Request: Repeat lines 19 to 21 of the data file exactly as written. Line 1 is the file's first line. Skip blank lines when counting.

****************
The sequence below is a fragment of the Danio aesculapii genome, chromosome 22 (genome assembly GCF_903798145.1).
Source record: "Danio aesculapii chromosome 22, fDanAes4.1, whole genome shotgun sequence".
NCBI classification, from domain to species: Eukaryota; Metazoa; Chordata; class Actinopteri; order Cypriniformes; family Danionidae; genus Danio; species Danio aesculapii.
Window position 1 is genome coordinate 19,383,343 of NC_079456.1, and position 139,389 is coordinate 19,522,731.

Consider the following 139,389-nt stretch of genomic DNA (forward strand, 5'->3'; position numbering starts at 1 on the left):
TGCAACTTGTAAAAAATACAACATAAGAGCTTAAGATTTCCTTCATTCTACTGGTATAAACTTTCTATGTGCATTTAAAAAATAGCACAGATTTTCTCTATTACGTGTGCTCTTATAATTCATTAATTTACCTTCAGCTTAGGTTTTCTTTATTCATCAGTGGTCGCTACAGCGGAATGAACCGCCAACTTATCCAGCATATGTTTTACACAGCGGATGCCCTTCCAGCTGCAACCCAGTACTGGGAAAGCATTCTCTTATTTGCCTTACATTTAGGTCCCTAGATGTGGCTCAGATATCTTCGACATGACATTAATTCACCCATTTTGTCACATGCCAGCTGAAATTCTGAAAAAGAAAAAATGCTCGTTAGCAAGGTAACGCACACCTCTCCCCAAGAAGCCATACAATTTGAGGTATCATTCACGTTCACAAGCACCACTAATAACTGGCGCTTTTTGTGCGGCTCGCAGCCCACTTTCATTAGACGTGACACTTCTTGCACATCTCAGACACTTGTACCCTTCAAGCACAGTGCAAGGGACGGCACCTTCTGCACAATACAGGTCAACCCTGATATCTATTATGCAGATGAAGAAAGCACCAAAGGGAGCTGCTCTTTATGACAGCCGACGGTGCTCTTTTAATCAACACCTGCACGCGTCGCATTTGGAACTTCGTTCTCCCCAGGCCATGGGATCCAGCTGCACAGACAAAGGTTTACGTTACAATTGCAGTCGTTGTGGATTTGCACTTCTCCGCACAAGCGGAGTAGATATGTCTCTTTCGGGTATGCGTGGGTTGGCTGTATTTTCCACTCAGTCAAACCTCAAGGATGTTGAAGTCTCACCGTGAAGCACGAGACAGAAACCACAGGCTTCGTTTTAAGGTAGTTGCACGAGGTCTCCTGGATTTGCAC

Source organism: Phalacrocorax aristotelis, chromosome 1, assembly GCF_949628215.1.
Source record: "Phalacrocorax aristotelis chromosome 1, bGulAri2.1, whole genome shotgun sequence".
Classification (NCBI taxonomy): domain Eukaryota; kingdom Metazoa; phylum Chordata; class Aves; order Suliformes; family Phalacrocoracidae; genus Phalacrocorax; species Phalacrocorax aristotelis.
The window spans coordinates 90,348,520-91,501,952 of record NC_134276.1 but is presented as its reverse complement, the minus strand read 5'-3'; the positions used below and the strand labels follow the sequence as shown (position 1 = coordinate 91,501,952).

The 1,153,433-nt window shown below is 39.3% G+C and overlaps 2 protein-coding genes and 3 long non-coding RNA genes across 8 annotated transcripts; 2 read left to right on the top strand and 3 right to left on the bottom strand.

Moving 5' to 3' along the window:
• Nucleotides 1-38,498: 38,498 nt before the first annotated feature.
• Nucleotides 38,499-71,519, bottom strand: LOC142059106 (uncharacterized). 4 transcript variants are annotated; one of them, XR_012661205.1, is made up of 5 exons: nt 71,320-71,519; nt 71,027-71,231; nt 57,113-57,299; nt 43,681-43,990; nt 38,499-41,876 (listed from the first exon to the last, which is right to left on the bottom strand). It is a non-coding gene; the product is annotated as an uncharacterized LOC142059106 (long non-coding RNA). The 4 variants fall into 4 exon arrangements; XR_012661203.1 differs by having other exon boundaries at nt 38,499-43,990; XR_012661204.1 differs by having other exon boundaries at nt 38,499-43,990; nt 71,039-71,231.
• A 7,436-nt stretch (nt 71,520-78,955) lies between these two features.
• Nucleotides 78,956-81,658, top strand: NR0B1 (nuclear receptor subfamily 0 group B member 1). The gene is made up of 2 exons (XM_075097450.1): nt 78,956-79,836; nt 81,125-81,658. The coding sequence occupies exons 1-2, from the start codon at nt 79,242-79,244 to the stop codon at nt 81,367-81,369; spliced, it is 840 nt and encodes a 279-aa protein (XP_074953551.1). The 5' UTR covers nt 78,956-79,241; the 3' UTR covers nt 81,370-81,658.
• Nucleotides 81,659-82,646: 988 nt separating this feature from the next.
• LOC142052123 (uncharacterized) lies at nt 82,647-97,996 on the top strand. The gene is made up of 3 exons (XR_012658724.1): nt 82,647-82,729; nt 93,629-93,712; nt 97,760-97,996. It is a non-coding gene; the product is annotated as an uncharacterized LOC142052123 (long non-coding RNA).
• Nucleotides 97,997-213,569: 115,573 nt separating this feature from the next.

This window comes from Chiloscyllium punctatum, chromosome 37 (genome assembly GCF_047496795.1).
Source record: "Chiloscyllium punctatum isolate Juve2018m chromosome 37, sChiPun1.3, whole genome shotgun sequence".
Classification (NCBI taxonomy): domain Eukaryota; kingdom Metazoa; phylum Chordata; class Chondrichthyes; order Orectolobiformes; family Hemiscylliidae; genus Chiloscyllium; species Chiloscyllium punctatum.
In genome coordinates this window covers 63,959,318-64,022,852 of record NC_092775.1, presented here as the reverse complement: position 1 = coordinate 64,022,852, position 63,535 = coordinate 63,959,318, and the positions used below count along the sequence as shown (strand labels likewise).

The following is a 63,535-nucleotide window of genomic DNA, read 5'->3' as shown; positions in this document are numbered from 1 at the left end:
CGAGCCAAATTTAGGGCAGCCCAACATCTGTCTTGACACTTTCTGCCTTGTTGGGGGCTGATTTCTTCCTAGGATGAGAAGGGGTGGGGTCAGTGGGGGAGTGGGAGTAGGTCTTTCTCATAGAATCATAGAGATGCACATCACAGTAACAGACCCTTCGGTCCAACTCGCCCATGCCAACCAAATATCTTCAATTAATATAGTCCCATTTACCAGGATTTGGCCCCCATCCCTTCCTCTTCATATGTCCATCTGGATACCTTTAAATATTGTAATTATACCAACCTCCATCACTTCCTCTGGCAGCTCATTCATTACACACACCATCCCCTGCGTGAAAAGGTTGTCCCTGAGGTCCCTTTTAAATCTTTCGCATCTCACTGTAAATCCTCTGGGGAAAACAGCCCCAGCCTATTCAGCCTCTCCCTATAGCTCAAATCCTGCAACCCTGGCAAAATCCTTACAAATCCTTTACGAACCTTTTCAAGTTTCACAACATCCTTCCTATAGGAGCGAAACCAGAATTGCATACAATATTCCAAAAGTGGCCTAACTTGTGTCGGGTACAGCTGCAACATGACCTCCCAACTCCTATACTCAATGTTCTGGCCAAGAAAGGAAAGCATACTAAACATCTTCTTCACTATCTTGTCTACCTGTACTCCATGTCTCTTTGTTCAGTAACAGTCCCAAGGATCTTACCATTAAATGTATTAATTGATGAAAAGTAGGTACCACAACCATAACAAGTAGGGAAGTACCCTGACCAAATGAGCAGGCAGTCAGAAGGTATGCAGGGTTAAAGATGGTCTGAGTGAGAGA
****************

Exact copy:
• Nucleotides 97,997-213,569: 115,573 nt separating this feature from the next.

This window comes from Chiloscyllium punctatum, chromosome 37 (genome assembly GCF_047496795.1).
Source record: "Chiloscyllium punctatum isolate Juve2018m chromosome 37, sChiPun1.3, whole genome shotgun sequence".